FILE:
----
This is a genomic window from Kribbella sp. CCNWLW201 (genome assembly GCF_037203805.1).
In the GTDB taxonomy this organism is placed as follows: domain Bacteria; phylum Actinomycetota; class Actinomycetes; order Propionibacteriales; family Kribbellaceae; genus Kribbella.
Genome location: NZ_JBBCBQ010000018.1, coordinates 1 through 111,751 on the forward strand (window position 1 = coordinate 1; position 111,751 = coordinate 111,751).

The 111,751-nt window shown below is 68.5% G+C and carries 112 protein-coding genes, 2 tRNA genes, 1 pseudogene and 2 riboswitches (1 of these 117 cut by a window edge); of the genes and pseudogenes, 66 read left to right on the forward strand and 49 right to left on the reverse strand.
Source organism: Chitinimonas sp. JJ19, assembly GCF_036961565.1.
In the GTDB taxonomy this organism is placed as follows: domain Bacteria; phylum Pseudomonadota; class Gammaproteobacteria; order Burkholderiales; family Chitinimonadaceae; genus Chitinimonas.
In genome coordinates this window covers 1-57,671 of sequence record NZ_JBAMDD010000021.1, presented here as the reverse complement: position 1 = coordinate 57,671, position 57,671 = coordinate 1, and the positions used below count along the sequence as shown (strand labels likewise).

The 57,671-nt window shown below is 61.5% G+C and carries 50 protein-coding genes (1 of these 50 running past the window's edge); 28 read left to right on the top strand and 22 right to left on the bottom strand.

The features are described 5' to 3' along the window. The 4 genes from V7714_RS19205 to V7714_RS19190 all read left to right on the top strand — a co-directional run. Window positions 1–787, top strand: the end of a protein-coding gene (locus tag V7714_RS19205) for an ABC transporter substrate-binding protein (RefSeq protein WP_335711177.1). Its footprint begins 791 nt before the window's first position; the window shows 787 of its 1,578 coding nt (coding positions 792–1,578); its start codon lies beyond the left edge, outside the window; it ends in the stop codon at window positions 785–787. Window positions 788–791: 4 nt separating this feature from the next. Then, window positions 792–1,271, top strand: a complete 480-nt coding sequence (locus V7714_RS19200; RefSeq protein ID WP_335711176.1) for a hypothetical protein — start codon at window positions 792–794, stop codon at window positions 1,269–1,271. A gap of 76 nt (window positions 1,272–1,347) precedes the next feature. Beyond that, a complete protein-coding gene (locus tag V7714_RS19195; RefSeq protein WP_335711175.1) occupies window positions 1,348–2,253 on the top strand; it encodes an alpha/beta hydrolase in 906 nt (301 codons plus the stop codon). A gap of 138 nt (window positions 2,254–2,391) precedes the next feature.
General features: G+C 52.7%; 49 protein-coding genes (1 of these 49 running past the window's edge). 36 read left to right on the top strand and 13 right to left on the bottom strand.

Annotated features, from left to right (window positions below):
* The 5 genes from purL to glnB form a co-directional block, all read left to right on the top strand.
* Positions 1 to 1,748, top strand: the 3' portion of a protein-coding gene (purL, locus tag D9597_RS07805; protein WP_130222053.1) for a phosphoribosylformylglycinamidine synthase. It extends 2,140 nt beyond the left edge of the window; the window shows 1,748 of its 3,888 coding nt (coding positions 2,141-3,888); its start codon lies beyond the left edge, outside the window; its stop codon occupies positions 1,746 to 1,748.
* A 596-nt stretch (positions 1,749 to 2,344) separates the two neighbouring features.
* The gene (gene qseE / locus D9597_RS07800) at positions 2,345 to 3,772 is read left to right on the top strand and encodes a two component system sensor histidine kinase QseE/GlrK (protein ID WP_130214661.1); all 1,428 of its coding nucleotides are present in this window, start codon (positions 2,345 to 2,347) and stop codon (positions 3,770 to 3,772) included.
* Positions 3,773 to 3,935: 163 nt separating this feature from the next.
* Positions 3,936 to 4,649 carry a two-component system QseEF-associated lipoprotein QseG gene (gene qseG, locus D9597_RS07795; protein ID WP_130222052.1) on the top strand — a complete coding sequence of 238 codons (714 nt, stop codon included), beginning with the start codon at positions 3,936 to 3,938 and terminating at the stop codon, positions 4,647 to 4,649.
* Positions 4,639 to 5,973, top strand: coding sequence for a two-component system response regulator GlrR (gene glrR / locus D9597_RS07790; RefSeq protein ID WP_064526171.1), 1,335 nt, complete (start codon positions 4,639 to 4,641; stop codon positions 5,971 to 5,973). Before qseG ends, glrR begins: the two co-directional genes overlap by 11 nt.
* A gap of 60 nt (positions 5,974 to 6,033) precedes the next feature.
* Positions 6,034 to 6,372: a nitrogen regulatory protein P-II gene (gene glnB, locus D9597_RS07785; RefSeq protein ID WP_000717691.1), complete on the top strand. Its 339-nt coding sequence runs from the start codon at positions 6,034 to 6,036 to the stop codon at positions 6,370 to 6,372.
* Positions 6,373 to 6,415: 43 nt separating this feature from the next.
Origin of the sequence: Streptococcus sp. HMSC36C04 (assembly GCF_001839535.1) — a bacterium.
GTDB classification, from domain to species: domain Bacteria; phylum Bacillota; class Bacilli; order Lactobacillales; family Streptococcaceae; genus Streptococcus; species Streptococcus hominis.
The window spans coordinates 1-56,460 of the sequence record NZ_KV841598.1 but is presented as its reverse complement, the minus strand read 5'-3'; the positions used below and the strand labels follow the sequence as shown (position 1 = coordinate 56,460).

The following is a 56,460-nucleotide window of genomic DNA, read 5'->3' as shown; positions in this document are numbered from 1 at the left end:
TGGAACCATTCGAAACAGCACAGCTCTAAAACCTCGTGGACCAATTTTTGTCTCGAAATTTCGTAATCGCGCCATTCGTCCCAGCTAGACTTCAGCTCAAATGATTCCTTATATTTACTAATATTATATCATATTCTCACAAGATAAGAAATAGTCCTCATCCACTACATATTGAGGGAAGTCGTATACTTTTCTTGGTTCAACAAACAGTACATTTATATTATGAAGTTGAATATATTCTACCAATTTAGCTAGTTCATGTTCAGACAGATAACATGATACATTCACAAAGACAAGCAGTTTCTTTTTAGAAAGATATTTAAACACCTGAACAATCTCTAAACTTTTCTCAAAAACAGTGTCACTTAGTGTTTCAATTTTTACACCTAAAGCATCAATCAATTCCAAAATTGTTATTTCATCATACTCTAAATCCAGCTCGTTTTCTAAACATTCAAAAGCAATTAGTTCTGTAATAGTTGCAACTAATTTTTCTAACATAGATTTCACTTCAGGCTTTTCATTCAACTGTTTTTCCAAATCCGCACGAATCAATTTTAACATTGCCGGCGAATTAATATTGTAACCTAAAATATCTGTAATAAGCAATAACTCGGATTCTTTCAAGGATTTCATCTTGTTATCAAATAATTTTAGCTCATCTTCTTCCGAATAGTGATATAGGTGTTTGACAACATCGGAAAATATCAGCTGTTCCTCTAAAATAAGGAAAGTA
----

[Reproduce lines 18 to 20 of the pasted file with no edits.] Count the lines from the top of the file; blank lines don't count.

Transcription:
* Positions 4,639 to 5,973, top strand: coding sequence for a two-component system response regulator GlrR (gene glrR / locus D9597_RS07790; RefSeq protein ID WP_064526171.1), 1,335 nt, complete (start codon positions 4,639 to 4,641; stop codon positions 5,971 to 5,973). Before qseG ends, glrR begins: the two co-directional genes overlap by 11 nt.
* A gap of 60 nt (positions 5,974 to 6,033) precedes the next feature.
* Positions 6,034 to 6,372: a nitrogen regulatory protein P-II gene (gene glnB, locus D9597_RS07785; RefSeq protein ID WP_000717691.1), complete on the top strand. Its 339-nt coding sequence runs from the start codon at positions 6,034 to 6,036 to the stop codon at positions 6,370 to 6,372.